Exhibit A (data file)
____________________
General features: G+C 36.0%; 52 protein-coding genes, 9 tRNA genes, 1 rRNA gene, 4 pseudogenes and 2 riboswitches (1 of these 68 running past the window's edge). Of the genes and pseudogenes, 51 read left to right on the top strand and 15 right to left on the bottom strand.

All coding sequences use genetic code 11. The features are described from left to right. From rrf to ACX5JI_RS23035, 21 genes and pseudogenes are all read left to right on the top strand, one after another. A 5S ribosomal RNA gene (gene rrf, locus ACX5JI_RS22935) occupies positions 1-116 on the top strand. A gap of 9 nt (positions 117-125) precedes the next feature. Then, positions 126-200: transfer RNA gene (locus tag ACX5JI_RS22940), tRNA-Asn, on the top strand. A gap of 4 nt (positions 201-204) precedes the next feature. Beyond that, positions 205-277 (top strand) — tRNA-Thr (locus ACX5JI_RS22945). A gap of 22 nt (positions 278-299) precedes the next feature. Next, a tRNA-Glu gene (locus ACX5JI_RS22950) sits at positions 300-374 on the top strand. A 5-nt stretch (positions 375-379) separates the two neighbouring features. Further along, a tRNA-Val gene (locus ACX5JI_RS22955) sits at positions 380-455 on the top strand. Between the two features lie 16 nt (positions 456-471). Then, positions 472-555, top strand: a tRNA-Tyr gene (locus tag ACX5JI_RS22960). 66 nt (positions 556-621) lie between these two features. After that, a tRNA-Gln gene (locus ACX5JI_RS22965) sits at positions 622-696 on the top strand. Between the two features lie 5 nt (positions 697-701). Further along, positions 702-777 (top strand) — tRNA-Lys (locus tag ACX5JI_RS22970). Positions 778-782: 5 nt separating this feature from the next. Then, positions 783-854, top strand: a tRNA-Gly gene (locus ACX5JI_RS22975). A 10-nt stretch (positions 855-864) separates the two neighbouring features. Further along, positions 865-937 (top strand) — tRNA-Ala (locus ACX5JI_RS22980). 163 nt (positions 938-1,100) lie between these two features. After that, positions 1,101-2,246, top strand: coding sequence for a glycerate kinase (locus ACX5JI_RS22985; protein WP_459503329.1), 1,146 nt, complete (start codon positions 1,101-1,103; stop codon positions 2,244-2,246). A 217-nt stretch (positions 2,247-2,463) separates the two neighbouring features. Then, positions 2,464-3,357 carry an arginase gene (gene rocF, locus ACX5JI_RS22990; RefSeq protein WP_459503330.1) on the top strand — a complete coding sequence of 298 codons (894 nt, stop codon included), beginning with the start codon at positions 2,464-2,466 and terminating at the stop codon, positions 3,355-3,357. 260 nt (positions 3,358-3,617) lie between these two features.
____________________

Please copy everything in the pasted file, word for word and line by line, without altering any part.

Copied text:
General features: G+C 36.0%; 52 protein-coding genes, 9 tRNA genes, 1 rRNA gene, 4 pseudogenes and 2 riboswitches (1 of these 68 running past the window's edge). Of the genes and pseudogenes, 51 read left to right on the top strand and 15 right to left on the bottom strand.

All coding sequences use genetic code 11. The features are described from left to right. From rrf to ACX5JI_RS23035, 21 genes and pseudogenes are all read left to right on the top strand, one after another. A 5S ribosomal RNA gene (gene rrf, locus ACX5JI_RS22935) occupies positions 1-116 on the top strand. A gap of 9 nt (positions 117-125) precedes the next feature. Then, positions 126-200: transfer RNA gene (locus tag ACX5JI_RS22940), tRNA-Asn, on the top strand. A gap of 4 nt (positions 201-204) precedes the next feature. Beyond that, positions 205-277 (top strand) — tRNA-Thr (locus ACX5JI_RS22945). A gap of 22 nt (positions 278-299) precedes the next feature. Next, a tRNA-Glu gene (locus ACX5JI_RS22950) sits at positions 300-374 on the top strand. A 5-nt stretch (positions 375-379) separates the two neighbouring features. Further along, a tRNA-Val gene (locus ACX5JI_RS22955) sits at positions 380-455 on the top strand. Between the two features lie 16 nt (positions 456-471). Then, positions 472-555, top strand: a tRNA-Tyr gene (locus tag ACX5JI_RS22960). 66 nt (positions 556-621) lie between these two features. After that, a tRNA-Gln gene (locus ACX5JI_RS22965) sits at positions 622-696 on the top strand. Between the two features lie 5 nt (positions 697-701). Further along, positions 702-777 (top strand) — tRNA-Lys (locus tag ACX5JI_RS22970). Positions 778-782: 5 nt separating this feature from the next. Then, positions 783-854, top strand: a tRNA-Gly gene (locus ACX5JI_RS22975). A 10-nt stretch (positions 855-864) separates the two neighbouring features. Further along, positions 865-937 (top strand) — tRNA-Ala (locus ACX5JI_RS22980). 163 nt (positions 938-1,100) lie between these two features. After that, positions 1,101-2,246, top strand: coding sequence for a glycerate kinase (locus ACX5JI_RS22985; protein WP_459503329.1), 1,146 nt, complete (start codon positions 1,101-1,103; stop codon positions 2,244-2,246). A 217-nt stretch (positions 2,247-2,463) separates the two neighbouring features. Then, positions 2,464-3,357 carry an arginase gene (gene rocF, locus ACX5JI_RS22990; RefSeq protein WP_459503330.1) on the top strand — a complete coding sequence of 298 codons (894 nt, stop codon included), beginning with the start codon at positions 2,464-2,466 and terminating at the stop codon, positions 3,355-3,357. 260 nt (positions 3,358-3,617) lie between these two features.